Crude prices on Thursday fell on fears of U.S. "fiscal cliff" and an unexpected sharp decline in U. S. consumer confidence for December.
Trading volume on Thursday continued to be extremely light, with turnovers of both Brent and U.S. crude sharply lower than their respective 30-day averages as many investors were still away for holidays.
U.S. President Barack Obama cut short his holiday and returned to Washington D.C. early Thursday, trying to get a budget deal with Republican lawmakers before the deadline of Jan. 1.
But signs showed that little progress had been made in the budget talks. The crude markets were under pressure after Senate Majority Leader Harry Reid criticized Republicans in Congress and said U.S. was heading to "fiscal cliff."
Analysts said that investors would remain cautious until any kind of agreement was reached between the two parties.Besides, the U.S. consumer confidence for December fell sharply to 65.1 from 71.5 in the month before on fears of"fiscal cliff", the Conference Board said Thursday. The second straight decline in consumer confidence helped push down oil prices.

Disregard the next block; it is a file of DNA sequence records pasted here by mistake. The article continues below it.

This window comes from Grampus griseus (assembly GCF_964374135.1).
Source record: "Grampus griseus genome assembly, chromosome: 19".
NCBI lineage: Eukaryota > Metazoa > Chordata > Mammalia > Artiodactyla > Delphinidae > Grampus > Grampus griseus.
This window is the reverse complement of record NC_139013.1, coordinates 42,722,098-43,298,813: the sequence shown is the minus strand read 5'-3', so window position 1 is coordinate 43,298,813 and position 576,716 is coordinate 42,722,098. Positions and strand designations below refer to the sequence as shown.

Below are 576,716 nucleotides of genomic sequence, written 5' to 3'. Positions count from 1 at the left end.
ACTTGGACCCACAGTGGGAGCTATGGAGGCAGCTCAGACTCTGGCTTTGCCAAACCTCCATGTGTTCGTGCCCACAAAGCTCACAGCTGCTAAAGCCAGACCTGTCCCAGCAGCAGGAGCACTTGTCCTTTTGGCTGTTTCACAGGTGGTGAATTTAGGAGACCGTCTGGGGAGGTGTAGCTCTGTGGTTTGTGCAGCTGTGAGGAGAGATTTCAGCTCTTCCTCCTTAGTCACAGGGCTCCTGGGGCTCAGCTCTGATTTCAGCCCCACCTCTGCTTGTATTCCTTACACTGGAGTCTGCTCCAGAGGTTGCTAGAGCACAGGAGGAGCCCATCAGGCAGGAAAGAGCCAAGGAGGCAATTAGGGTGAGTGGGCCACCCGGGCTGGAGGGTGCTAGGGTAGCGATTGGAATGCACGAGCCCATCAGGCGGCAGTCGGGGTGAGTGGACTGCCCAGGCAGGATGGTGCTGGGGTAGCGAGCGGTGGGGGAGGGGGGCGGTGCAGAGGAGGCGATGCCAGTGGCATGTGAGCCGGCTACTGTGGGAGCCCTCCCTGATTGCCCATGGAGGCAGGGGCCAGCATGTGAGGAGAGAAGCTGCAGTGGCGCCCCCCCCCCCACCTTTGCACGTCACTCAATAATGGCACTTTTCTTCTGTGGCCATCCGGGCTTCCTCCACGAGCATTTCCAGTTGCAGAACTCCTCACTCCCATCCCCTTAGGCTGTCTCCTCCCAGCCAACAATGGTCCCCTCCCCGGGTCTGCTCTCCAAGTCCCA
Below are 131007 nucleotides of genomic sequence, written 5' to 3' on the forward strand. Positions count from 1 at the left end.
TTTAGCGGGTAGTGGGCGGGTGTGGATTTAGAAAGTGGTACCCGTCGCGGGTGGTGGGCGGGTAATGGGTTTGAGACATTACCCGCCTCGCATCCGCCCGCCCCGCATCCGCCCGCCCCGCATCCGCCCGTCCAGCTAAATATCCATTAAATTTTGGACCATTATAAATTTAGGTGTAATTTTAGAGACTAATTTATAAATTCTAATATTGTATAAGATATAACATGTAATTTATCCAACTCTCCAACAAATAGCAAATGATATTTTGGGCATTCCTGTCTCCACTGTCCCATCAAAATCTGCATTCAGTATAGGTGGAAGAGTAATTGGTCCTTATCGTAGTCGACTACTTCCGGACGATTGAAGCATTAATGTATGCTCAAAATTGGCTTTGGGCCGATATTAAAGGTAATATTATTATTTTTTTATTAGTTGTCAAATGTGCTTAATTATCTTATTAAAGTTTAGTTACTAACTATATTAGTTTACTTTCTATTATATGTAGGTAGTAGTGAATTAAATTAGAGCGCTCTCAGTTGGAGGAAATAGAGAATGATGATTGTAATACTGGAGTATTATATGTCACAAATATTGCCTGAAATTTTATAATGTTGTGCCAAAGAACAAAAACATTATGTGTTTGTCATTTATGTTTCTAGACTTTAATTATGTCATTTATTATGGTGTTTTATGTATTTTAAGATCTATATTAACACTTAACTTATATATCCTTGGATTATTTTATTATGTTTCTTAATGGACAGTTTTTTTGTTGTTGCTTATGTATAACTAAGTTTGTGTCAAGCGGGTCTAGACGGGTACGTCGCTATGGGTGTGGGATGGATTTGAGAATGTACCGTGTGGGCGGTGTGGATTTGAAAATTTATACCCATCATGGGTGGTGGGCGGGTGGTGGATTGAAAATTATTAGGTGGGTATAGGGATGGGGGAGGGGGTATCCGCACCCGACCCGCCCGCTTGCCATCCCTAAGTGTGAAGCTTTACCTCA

Other data came in positive, offering support to limiting oil losses. The Labor Department said U.S. initial jobless claims fell 12,000 last week to the lowest level in more than four years. Meanwhile, U.S. new home sales jumped 4.4 percent in November, hitting the highest level since April 2010.
Oil also got support from expectation of Japan's more stimulus policies and continuing unrest in the oil-rich Middle East.
Japan's newly elected Prime Minister Shinzo Abe said Japan would pursue bold monetary and flexible fiscal policies, as well as a growth strategy to encourage private investment.
Light, sweet crude for February delivery lost 11 cents, or 0.12 percent, to settle at 90.87 dollars a barrel on the New York Mercantile Exchange. Brent crude for February delivery slipped 27 cents, or 0.24 percent, to close at 110.80 dollars a barrel.